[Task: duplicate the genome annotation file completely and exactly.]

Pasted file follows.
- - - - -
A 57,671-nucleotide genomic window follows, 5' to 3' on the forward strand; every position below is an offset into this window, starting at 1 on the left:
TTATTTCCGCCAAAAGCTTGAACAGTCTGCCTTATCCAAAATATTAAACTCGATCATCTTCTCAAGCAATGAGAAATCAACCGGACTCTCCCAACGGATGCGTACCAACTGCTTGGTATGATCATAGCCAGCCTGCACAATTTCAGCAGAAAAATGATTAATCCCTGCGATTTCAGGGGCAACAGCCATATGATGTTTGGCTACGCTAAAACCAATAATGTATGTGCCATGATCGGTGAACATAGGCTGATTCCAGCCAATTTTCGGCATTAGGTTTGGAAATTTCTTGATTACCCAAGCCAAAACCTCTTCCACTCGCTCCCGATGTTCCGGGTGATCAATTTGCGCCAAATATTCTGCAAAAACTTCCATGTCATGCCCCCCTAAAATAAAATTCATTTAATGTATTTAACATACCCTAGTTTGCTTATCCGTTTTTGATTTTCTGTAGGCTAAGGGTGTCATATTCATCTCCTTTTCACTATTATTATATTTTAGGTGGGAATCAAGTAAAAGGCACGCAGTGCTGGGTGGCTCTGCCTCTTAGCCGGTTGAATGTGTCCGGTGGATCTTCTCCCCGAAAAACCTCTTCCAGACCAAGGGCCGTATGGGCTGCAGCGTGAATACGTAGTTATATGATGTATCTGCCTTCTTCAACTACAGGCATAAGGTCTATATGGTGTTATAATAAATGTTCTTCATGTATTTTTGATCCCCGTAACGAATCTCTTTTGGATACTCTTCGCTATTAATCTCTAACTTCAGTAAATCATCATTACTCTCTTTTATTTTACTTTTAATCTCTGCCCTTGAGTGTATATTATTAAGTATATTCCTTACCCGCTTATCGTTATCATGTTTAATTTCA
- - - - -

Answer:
A 57,671-nucleotide genomic window follows, 5' to 3' on the forward strand; every position below is an offset into this window, starting at 1 on the left:
TTATTTCCGCCAAAAGCTTGAACAGTCTGCCTTATCCAAAATATTAAACTCGATCATCTTCTCAAGCAATGAGAAATCAACCGGACTCTCCCAACGGATGCGTACCAACTGCTTGGTATGATCATAGCCAGCCTGCACAATTTCAGCAGAAAAATGATTAATCCCTGCGATTTCAGGGGCAACAGCCATATGATGTTTGGCTACGCTAAAACCAATAATGTATGTGCCATGATCGGTGAACATAGGCTGATTCCAGCCAATTTTCGGCATTAGGTTTGGAAATTTCTTGATTACCCAAGCCAAAACCTCTTCCACTCGCTCCCGATGTTCCGGGTGATCAATTTGCGCCAAATATTCTGCAAAAACTTCCATGTCATGCCCCCCTAAAATAAAATTCATTTAATGTATTTAACATACCCTAGTTTGCTTATCCGTTTTTGATTTTCTGTAGGCTAAGGGTGTCATATTCATCTCCTTTTCACTATTATTATATTTTAGGTGGGAATCAAGTAAAAGGCACGCAGTGCTGGGTGGCTCTGCCTCTTAGCCGGTTGAATGTGTCCGGTGGATCTTCTCCCCGAAAAACCTCTTCCAGACCAAGGGCCGTATGGGCTGCAGCGTGAATACGTAGTTATATGATGTATCTGCCTTCTTCAACTACAGGCATAAGGTCTATATGGTGTTATAATAAATGTTCTTCATGTATTTTTGATCCCCGTAACGAATCTCTTTTGGATACTCTTCGCTATTAATCTCTAACTTCAGTAAATCATCATTACTCTCTTTTATTTTACTTTTAATCTCTGCCCTTGAGTGTATATTATTAAGTATATTCCTTACCCGCTTATCGTTATCATGTTTAATTTCA